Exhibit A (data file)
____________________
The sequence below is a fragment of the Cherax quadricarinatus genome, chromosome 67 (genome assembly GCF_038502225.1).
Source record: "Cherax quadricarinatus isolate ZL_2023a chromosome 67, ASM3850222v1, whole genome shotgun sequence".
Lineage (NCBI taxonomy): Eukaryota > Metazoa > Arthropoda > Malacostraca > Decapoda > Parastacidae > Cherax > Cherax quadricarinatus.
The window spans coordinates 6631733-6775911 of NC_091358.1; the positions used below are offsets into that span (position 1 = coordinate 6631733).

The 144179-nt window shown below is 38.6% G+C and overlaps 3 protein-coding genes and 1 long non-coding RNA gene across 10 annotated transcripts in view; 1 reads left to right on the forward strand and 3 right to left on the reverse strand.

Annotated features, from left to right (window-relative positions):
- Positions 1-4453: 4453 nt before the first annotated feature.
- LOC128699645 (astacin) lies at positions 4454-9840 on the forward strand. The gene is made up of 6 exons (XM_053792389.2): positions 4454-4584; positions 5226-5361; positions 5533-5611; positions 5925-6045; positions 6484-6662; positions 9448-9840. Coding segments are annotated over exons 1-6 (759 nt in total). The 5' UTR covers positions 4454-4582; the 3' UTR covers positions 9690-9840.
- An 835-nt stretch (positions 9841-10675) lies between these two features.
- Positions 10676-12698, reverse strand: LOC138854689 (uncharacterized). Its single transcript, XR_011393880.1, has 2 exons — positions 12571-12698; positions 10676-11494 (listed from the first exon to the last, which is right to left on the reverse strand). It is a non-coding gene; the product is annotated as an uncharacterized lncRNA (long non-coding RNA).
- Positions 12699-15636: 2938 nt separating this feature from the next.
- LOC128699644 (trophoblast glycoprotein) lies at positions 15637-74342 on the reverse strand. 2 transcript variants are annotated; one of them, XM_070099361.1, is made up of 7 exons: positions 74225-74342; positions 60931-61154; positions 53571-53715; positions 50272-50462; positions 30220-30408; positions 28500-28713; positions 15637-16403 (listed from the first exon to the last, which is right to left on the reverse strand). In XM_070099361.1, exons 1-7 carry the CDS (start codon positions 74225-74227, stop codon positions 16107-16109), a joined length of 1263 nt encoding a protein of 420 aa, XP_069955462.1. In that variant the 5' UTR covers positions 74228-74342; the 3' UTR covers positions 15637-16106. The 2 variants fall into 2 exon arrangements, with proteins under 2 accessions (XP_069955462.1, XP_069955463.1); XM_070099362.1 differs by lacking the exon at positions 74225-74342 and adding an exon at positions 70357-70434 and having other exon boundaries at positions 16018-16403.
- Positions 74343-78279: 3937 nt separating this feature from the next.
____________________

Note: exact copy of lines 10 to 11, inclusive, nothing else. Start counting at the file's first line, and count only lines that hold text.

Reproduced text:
- Positions 10676-12698, reverse strand: LOC138854689 (uncharacterized). Its single transcript, XR_011393880.1, has 2 exons — positions 12571-12698; positions 10676-11494 (listed from the first exon to the last, which is right to left on the reverse strand). It is a non-coding gene; the product is annotated as an uncharacterized lncRNA (long non-coding RNA).
- Positions 12699-15636: 2938 nt separating this feature from the next.